Both Chicks Dig Time Lords and “Dinosaur” are routinely attacked on the Internet by certain people (a parody of “Dinosaur” made it onto this year’s Hugo Award ballot due to a slate and as part of a campaign of ongoing harassment directed at its writer). These works are derided by people who believe inclusive SF/F is bad for the genre, or just plain bad. These works were pointed to as the reasons for creating certain Hugo Award slates over the last few years. A well-known alt-right website weirdly implied that Tor Books was responsible for the Hugo nominations for those two works since they were so bad. (I’ve never worked for Tor.) There have been dozens of articles written about my work and what is wrong with it; most of them don’t mention my name.
And yeah, it's historic that we nominated the first woman to be president, but if she - a talented politician with a lifelong political career - loses to this buffoon, I don't know how we come back from that.
After the doctor.
My sleep schedule has been fucked up lately, a little more than usual. But I managed to get enough sleep in two chunks so that when morning-ish hit, I was vaguely well-rested, if rather more inclined to get chatty about stuff on IM than usual.
I can recommend tunic-length loose tops for ultrasounds where you don't have to take your shirt off. They give you a modicum of body-modesty that doesn't involve juggling a drape.
( Read more... )
The imaging techs don't get to discuss any of your results with you. That's for the doctors. So I was absent any more practical information about what was going on, but slightly less physically comfortable due to some of the joysticking about in my nethers.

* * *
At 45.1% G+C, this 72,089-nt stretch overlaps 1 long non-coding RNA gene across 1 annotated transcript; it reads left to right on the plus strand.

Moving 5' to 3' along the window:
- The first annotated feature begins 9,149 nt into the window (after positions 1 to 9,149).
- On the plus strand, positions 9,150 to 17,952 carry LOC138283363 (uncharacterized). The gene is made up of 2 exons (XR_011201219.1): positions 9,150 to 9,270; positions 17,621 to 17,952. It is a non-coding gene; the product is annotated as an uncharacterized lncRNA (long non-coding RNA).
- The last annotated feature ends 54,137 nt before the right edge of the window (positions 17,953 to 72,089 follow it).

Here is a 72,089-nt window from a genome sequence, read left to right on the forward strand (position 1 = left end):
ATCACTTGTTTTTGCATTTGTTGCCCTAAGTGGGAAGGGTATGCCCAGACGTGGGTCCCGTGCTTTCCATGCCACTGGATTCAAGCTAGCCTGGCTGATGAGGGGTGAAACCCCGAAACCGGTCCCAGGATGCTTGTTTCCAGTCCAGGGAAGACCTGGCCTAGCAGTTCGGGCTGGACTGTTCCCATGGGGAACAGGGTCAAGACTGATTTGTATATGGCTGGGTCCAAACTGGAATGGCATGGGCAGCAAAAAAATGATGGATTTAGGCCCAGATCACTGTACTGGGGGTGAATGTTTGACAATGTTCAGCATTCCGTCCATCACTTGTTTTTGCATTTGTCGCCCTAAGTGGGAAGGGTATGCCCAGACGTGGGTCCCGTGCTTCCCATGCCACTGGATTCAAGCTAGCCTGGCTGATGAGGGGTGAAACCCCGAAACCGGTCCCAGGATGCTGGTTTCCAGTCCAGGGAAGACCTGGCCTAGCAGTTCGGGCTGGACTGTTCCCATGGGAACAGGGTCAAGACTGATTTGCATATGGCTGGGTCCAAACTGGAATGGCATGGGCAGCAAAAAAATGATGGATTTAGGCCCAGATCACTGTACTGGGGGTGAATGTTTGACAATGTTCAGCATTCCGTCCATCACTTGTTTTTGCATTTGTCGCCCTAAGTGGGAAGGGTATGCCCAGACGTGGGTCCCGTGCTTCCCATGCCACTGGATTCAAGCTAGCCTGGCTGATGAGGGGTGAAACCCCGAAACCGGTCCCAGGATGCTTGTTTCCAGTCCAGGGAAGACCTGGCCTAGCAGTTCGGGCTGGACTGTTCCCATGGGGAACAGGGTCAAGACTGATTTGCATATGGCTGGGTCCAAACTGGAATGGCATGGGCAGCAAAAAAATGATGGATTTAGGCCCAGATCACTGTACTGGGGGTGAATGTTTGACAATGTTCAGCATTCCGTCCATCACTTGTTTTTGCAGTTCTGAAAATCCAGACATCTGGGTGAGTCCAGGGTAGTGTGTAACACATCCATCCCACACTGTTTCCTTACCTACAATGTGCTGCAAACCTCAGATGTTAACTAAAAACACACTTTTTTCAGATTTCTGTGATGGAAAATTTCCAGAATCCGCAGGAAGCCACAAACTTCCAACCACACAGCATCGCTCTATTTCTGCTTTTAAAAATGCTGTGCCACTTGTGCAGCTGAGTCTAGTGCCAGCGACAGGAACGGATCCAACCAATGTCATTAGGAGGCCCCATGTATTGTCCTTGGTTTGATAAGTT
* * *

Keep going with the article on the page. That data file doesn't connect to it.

I had changed back, left the department, and was nearly in the bathroom when my phone started ringing. It was an unfamiliar number, but also a 602 number, and so I answered it.
It was Dawn! I had kept trying to get in touch with her, but her phone kept going straight to voicemail, so I'd finally resorted to leaving a message on Facebook, where there were signs of life.
She had bad news. She'd intended to call me last night, but there had been a death in the family. I told her my two big items of news. And now I have her new number.
My phone has been chewing through battery unfortunately quickly lately, but I called norabombay anyway, and we chattered about things. Then I picked up a new showerhead and some teflon tape at Home Depot, and came home.
I'm having a bit of a hard time this week, and I don't think it's going to get much easier until sometime late next week, at which point it will be differently hard.
Purple and I discussed dinner, but he was kind of stressed (presentation, and he hates making slides) and tired, and I was just drained, so we called a pass. Tomorrow, maybe.
For the past couple days I'd not been using the bouncyball as my desk chair, and the lack of motion had been beginning to get to me. I've noticed that in part due to the bouncyball, stairs have been easier for me when I've had to encounter them! This is good, and I will continue to watch for improvements.